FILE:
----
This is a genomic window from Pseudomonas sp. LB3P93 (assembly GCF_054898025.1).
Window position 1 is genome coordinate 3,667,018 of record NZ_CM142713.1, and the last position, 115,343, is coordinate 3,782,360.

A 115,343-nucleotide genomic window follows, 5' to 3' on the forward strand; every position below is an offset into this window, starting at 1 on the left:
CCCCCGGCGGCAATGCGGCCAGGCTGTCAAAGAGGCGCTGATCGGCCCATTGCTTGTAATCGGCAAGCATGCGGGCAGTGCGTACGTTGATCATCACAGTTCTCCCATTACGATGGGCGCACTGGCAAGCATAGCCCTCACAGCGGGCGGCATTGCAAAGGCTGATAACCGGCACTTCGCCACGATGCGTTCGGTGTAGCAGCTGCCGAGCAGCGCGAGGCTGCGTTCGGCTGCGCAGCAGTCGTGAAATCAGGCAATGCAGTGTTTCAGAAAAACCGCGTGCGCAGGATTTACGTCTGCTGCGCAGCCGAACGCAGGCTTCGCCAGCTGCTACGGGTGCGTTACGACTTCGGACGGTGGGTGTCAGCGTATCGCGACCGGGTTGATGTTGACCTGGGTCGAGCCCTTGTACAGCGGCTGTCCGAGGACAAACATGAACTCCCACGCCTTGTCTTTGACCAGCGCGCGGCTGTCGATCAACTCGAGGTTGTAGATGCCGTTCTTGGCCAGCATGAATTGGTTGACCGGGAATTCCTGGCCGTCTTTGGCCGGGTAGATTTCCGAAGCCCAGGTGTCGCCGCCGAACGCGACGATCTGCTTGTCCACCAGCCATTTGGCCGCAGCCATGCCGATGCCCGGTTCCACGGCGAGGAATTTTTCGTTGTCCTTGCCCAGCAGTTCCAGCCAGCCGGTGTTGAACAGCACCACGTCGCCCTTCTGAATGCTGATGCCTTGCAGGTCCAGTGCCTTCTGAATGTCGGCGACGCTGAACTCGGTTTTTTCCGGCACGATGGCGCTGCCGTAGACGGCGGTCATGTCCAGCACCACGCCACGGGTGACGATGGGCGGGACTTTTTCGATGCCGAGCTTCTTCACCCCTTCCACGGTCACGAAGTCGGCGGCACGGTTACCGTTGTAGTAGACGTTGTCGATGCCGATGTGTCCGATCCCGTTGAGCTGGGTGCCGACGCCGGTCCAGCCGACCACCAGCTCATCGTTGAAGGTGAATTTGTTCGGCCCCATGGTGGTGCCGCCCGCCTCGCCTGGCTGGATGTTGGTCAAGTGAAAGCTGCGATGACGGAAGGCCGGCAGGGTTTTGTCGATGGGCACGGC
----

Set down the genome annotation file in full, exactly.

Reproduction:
This is a genomic window from Pseudomonas sp. LB3P93 (assembly GCF_054898025.1).
Window position 1 is genome coordinate 3,667,018 of record NZ_CM142713.1, and the last position, 115,343, is coordinate 3,782,360.

A 115,343-nucleotide genomic window follows, 5' to 3' on the forward strand; every position below is an offset into this window, starting at 1 on the left:
CCCCCGGCGGCAATGCGGCCAGGCTGTCAAAGAGGCGCTGATCGGCCCATTGCTTGTAATCGGCAAGCATGCGGGCAGTGCGTACGTTGATCATCACAGTTCTCCCATTACGATGGGCGCACTGGCAAGCATAGCCCTCACAGCGGGCGGCATTGCAAAGGCTGATAACCGGCACTTCGCCACGATGCGTTCGGTGTAGCAGCTGCCGAGCAGCGCGAGGCTGCGTTCGGCTGCGCAGCAGTCGTGAAATCAGGCAATGCAGTGTTTCAGAAAAACCGCGTGCGCAGGATTTACGTCTGCTGCGCAGCCGAACGCAGGCTTCGCCAGCTGCTACGGGTGCGTTACGACTTCGGACGGTGGGTGTCAGCGTATCGCGACCGGGTTGATGTTGACCTGGGTCGAGCCCTTGTACAGCGGCTGTCCGAGGACAAACATGAACTCCCACGCCTTGTCTTTGACCAGCGCGCGGCTGTCGATCAACTCGAGGTTGTAGATGCCGTTCTTGGCCAGCATGAATTGGTTGACCGGGAATTCCTGGCCGTCTTTGGCCGGGTAGATTTCCGAAGCCCAGGTGTCGCCGCCGAACGCGACGATCTGCTTGTCCACCAGCCATTTGGCCGCAGCCATGCCGATGCCCGGTTCCACGGCGAGGAATTTTTCGTTGTCCTTGCCCAGCAGTTCCAGCCAGCCGGTGTTGAACAGCACCACGTCGCCCTTCTGAATGCTGATGCCTTGCAGGTCCAGTGCCTTCTGAATGTCGGCGACGCTGAACTCGGTTTTTTCCGGCACGATGGCGCTGCCGTAGACGGCGGTCATGTCCAGCACCACGCCACGGGTGACGATGGGCGGGACTTTTTCGATGCCGAGCTTCTTCACCCCTTCCACGGTCACGAAGTCGGCGGCACGGTTACCGTTGTAGTAGACGTTGTCGATGCCGATGTGTCCGATCCCGTTGAGCTGGGTGCCGACGCCGGTCCAGCCGACCACCAGCTCATCGTTGAAGGTGAATTTGTTCGGCCCCATGGTGGTGCCGCCCGCCTCGCCTGGCTGGATGTTGGTCAAGTGAAAGCTGCGATGACGGAAGGCCGGCAGGGTTTTGTCGATGGGCACGGC